Going Home and “Cleaning House” After Treatment

Man packing moving boxes
Treatment for drug and alcohol addiction is not often planned for. People who are required to attend state or county funded programs due to a lack of insurance, lack of financial support, or mandate from a court system, often have to face a waiting list of 40 days or more. Private treatment programs take all kinds of insurance and frequently offer scholarships and rarely have a waiting list over 1 to 2 weeks. Planning for treatment is not like planning for a vacation. Often, the decision is last minute, hurried, and desperate. Getting yourself or a loved one to treatment is usually an as soon as possible situation. There isn’t much time for cleaning the home, creating organization, or more importantly, getting rid of every last drink or drug.


Most addicts and alcoholics find creativity in their active addiction. Drugs and alcohol are hidden and stored in all kinds of imaginable and unimaginable places around the house. Unless someone in recovery has a devoted and willing loved one to thoroughly scan the house to clean it out, the job is left undone. Having to terminate leases, pack up, move out, or just return home and start life anew, eventually, those in recovery have to go home. Upon returning they are greeted with what is called the “wreckage of the past”- the condition they left the home in and the potentially copious amounts of drugs and alcohol they left behind. For many in recovery, this experience can come too early and is triggering. Without having thoroughly practiced and integrated their relapse prevention skills which arm them against choosing drugs and alcohol, they are vulnerable to the substances around them. Too many people go home, find drugs, and promptly use them. There is, however, a way to go home, clean house, and leave sober.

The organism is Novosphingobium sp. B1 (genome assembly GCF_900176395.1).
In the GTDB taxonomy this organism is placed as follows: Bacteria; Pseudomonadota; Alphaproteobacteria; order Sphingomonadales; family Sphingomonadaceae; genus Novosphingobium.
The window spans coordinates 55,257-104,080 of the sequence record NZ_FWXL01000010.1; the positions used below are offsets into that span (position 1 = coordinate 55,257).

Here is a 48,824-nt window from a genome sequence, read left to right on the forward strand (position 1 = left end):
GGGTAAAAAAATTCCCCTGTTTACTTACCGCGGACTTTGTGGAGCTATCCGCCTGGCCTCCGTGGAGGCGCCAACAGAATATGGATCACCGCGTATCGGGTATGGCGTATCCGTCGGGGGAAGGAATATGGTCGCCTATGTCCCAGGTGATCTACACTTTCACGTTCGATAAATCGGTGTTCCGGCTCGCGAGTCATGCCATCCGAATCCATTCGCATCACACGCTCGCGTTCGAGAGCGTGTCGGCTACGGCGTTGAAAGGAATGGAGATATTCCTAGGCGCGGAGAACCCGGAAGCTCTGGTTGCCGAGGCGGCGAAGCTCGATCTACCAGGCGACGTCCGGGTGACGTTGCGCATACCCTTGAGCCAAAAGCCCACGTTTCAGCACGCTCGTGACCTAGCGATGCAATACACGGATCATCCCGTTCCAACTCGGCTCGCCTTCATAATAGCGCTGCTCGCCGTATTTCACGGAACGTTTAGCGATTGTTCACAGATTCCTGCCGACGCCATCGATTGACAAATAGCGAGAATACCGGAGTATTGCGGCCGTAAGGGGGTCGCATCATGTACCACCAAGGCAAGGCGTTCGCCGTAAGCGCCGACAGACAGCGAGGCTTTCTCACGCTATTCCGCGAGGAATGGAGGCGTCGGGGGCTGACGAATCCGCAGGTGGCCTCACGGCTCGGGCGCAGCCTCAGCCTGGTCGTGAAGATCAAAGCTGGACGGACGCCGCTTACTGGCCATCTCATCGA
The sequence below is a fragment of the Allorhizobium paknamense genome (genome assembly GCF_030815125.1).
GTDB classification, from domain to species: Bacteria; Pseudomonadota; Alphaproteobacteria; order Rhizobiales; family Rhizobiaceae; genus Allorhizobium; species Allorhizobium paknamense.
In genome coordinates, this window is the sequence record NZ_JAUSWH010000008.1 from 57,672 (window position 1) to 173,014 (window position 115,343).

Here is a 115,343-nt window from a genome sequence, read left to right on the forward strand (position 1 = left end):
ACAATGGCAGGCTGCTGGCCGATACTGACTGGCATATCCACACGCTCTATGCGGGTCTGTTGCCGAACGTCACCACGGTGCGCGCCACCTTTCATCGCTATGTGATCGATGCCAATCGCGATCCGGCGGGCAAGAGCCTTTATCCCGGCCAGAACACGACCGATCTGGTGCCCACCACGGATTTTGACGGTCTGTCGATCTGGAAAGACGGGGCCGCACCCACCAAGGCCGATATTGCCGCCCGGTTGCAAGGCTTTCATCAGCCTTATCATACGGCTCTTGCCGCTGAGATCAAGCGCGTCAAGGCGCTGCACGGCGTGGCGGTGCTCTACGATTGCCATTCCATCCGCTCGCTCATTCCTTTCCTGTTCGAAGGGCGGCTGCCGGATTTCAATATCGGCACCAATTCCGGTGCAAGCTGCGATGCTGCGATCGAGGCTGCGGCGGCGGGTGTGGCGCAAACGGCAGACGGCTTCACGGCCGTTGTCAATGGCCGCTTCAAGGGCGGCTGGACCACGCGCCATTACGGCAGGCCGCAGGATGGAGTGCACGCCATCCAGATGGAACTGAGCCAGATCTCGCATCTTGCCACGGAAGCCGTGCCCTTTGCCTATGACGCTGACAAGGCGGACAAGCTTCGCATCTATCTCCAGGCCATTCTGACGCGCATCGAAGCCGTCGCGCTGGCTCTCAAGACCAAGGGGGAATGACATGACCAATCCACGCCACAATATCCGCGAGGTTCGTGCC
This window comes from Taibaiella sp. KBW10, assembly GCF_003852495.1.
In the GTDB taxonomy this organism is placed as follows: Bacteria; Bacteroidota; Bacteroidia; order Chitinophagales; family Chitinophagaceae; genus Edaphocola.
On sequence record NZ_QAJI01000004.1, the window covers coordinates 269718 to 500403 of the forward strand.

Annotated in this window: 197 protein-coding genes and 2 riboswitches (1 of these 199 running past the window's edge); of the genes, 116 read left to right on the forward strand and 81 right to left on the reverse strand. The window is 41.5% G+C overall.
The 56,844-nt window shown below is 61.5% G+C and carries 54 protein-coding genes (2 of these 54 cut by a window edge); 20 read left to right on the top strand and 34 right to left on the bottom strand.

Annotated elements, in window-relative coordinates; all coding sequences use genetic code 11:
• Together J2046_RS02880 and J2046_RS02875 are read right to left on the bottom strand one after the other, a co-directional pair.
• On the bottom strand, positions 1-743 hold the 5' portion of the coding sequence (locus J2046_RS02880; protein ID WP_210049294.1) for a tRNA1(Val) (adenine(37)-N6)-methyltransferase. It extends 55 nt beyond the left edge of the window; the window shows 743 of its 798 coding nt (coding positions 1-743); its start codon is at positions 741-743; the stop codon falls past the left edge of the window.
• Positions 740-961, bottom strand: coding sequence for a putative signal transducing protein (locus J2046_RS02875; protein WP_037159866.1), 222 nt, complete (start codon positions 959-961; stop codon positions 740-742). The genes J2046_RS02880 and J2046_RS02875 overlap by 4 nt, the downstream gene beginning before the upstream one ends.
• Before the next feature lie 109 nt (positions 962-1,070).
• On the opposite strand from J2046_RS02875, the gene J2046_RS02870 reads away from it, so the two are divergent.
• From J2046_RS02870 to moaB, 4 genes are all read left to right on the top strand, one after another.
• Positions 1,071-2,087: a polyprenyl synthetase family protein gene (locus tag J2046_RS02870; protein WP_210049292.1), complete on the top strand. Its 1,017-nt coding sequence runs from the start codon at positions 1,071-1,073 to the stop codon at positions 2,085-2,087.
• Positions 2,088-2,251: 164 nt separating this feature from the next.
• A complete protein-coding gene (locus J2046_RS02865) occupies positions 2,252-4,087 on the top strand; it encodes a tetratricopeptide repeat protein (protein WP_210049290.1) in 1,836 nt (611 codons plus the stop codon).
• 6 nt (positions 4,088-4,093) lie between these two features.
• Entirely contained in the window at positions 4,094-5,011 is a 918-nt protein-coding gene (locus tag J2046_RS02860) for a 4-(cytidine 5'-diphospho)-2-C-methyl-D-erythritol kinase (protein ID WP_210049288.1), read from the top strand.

Bring a sober or supportive friend

Going home alone to confront the leftovers of your addiction is a setup for difficult challenges. If possible bring a sober friend, supportive family member, or a paid sober coach who can support you. Going through old belongings, packing up, and moving, is an emotional process for anyone. When you are newly sober and run the risk of uncovering drugs, the emotions are heightened. The emotional support of a trusted friend, family member, or professional can help you walk through discovering hidden drugs, uncovering old memories, and facing the reality of your recovery.

Purchase a hazardous material bin

Intravenous drug users may consider buying a hazardous materials bin to dispose of old needles or other blood-borne materials.


Turn drugs in

Many police stations do safe collections of drugs and prescription medications. Flushing drugs down the toilet or throwing them away reintroduces the deadly substances into the environment. With your supportive friend, turn the drugs in where they can be safely disposed of and kept away from others.